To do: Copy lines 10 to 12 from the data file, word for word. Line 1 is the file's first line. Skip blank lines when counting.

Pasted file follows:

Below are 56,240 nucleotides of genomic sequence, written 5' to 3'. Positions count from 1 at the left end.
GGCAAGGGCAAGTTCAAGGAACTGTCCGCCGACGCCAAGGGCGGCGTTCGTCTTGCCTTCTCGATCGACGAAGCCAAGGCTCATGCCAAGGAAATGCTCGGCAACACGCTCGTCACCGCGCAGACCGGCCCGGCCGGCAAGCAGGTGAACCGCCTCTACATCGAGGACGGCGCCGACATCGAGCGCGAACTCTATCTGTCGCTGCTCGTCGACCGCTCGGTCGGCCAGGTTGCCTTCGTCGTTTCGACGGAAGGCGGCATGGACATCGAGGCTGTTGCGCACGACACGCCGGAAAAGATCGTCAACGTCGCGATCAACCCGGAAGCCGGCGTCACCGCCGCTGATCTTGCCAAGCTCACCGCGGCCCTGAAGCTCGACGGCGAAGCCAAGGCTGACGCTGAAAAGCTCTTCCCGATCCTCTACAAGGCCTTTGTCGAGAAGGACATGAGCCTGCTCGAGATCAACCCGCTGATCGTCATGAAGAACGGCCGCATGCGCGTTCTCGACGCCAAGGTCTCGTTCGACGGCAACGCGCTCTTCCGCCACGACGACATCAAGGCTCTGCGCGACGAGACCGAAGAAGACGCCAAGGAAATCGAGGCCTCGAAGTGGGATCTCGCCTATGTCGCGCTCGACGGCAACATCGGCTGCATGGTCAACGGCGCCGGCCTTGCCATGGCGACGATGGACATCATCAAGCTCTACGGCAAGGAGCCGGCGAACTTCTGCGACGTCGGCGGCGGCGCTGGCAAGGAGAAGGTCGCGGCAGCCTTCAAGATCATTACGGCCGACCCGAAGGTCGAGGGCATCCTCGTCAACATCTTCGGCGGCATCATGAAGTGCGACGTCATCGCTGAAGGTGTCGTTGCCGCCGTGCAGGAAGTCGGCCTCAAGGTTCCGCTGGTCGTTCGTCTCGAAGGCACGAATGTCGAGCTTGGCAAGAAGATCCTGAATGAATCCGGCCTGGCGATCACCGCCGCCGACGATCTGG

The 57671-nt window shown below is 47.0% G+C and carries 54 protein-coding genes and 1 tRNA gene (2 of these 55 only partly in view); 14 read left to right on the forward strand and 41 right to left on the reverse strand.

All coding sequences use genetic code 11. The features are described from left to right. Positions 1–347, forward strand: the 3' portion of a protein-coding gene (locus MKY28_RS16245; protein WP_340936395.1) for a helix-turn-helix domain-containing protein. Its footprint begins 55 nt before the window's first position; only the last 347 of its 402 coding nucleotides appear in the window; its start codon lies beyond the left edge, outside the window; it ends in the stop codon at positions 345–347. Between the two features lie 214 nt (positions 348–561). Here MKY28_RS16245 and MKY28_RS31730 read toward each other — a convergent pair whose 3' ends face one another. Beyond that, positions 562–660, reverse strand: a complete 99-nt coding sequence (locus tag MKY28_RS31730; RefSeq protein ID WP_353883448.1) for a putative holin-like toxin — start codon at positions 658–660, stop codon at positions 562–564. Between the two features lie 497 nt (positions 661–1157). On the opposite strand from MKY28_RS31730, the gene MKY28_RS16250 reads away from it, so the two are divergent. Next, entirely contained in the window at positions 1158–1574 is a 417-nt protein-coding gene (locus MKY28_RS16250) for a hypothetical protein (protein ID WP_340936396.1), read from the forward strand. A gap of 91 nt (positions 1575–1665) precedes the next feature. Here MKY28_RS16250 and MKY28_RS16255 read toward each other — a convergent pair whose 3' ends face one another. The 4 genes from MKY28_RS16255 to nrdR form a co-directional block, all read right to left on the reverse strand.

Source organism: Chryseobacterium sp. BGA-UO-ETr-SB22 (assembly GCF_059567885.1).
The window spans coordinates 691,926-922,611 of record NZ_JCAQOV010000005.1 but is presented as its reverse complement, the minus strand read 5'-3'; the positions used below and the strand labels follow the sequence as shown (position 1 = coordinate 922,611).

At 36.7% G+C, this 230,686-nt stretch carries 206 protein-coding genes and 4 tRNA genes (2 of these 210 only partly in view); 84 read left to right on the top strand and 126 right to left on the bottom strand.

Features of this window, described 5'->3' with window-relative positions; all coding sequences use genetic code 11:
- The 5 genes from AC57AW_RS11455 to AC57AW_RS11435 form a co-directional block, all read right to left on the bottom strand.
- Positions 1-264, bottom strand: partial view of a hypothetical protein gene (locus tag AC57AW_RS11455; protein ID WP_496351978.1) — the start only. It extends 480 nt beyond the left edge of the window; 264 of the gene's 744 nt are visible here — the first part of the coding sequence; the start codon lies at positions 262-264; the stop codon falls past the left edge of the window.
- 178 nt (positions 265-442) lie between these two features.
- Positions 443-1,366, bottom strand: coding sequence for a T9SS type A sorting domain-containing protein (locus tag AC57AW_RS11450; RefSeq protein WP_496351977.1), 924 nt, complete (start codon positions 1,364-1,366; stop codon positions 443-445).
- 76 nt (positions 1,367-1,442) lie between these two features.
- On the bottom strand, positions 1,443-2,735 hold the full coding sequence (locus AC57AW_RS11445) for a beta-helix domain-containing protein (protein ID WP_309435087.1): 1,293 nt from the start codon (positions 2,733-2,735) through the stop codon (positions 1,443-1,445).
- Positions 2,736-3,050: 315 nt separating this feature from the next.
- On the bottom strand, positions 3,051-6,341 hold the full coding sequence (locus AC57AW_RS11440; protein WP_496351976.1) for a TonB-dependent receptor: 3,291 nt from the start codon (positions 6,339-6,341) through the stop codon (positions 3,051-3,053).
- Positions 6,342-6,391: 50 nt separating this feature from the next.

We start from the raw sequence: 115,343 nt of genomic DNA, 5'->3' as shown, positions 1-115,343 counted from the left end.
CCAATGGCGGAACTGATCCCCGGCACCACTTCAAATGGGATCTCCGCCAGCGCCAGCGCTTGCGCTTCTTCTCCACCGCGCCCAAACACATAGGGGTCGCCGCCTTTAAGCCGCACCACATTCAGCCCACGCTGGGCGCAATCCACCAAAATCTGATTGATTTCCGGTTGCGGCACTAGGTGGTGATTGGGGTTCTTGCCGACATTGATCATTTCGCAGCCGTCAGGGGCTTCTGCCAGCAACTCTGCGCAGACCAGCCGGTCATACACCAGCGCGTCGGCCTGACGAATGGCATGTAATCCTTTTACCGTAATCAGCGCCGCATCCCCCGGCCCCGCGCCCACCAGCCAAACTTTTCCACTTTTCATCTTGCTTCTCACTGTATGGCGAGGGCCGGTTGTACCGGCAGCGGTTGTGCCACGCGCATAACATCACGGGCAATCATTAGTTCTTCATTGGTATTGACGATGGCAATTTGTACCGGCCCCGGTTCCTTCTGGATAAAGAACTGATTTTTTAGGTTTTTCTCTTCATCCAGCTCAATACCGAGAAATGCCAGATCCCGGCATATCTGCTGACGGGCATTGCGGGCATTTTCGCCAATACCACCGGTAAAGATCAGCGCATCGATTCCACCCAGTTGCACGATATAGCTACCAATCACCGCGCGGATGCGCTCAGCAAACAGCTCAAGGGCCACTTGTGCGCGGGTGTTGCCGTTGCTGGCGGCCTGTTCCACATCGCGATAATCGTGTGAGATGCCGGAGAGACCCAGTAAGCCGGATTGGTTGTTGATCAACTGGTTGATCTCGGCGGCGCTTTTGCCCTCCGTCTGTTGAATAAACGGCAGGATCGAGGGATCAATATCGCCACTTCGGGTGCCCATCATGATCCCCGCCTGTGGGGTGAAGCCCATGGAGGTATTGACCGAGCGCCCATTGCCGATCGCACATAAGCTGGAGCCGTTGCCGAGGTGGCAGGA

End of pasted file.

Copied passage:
- Positions 1-264, bottom strand: partial view of a hypothetical protein gene (locus tag AC57AW_RS11455; protein ID WP_496351978.1) — the start only. It extends 480 nt beyond the left edge of the window; 264 of the gene's 744 nt are visible here — the first part of the coding sequence; the start codon lies at positions 262-264; the stop codon falls past the left edge of the window.
- 178 nt (positions 265-442) lie between these two features.
- Positions 443-1,366, bottom strand: coding sequence for a T9SS type A sorting domain-containing protein (locus tag AC57AW_RS11450; RefSeq protein WP_496351977.1), 924 nt, complete (start codon positions 1,364-1,366; stop codon positions 443-445).